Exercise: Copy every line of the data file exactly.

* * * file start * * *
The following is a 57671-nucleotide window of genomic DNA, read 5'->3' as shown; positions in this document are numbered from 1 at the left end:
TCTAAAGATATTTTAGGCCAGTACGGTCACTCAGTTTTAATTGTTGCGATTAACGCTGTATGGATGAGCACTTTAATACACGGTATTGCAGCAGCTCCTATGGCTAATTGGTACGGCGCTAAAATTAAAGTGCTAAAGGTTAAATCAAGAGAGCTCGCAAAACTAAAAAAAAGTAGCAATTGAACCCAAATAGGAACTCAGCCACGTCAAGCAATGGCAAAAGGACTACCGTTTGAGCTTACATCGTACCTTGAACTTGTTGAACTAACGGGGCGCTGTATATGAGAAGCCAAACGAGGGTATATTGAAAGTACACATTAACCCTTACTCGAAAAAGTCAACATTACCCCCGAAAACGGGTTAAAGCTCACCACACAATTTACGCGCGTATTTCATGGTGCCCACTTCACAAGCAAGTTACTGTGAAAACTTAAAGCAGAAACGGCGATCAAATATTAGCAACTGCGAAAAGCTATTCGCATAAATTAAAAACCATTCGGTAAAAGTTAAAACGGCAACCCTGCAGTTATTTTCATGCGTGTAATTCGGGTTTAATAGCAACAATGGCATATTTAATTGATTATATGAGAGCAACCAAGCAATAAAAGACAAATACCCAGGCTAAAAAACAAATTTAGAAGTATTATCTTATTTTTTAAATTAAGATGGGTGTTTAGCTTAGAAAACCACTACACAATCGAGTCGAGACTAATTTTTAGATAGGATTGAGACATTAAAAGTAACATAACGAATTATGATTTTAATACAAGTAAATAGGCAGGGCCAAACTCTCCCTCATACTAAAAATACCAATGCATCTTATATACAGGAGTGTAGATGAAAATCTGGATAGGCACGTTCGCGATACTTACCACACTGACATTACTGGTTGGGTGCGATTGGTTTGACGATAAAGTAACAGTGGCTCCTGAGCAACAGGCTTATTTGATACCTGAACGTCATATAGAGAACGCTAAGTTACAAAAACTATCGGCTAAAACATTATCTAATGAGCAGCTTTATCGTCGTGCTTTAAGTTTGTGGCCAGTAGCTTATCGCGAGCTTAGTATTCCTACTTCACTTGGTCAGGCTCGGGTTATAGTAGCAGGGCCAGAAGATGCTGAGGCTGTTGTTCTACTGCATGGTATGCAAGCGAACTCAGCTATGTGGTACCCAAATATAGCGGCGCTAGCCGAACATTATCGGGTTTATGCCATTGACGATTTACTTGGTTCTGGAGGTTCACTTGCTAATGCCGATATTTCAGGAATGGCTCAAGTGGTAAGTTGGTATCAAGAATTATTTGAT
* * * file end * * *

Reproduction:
The following is a 57671-nucleotide window of genomic DNA, read 5'->3' as shown; positions in this document are numbered from 1 at the left end:
TCTAAAGATATTTTAGGCCAGTACGGTCACTCAGTTTTAATTGTTGCGATTAACGCTGTATGGATGAGCACTTTAATACACGGTATTGCAGCAGCTCCTATGGCTAATTGGTACGGCGCTAAAATTAAAGTGCTAAAGGTTAAATCAAGAGAGCTCGCAAAACTAAAAAAAAGTAGCAATTGAACCCAAATAGGAACTCAGCCACGTCAAGCAATGGCAAAAGGACTACCGTTTGAGCTTACATCGTACCTTGAACTTGTTGAACTAACGGGGCGCTGTATATGAGAAGCCAAACGAGGGTATATTGAAAGTACACATTAACCCTTACTCGAAAAAGTCAACATTACCCCCGAAAACGGGTTAAAGCTCACCACACAATTTACGCGCGTATTTCATGGTGCCCACTTCACAAGCAAGTTACTGTGAAAACTTAAAGCAGAAACGGCGATCAAATATTAGCAACTGCGAAAAGCTATTCGCATAAATTAAAAACCATTCGGTAAAAGTTAAAACGGCAACCCTGCAGTTATTTTCATGCGTGTAATTCGGGTTTAATAGCAACAATGGCATATTTAATTGATTATATGAGAGCAACCAAGCAATAAAAGACAAATACCCAGGCTAAAAAACAAATTTAGAAGTATTATCTTATTTTTTAAATTAAGATGGGTGTTTAGCTTAGAAAACCACTACACAATCGAGTCGAGACTAATTTTTAGATAGGATTGAGACATTAAAAGTAACATAACGAATTATGATTTTAATACAAGTAAATAGGCAGGGCCAAACTCTCCCTCATACTAAAAATACCAATGCATCTTATATACAGGAGTGTAGATGAAAATCTGGATAGGCACGTTCGCGATACTTACCACACTGACATTACTGGTTGGGTGCGATTGGTTTGACGATAAAGTAACAGTGGCTCCTGAGCAACAGGCTTATTTGATACCTGAACGTCATATAGAGAACGCTAAGTTACAAAAACTATCGGCTAAAACATTATCTAATGAGCAGCTTTATCGTCGTGCTTTAAGTTTGTGGCCAGTAGCTTATCGCGAGCTTAGTATTCCTACTTCACTTGGTCAGGCTCGGGTTATAGTAGCAGGGCCAGAAGATGCTGAGGCTGTTGTTCTACTGCATGGTATGCAAGCGAACTCAGCTATGTGGTACCCAAATATAGCGGCGCTAGCCGAACATTATCGGGTTTATGCCATTGACGATTTACTTGGTTCTGGAGGTTCACTTGCTAATGCCGATATTTCAGGAATGGCTCAAGTGGTAAGTTGGTATCAAGAATTATTTGAT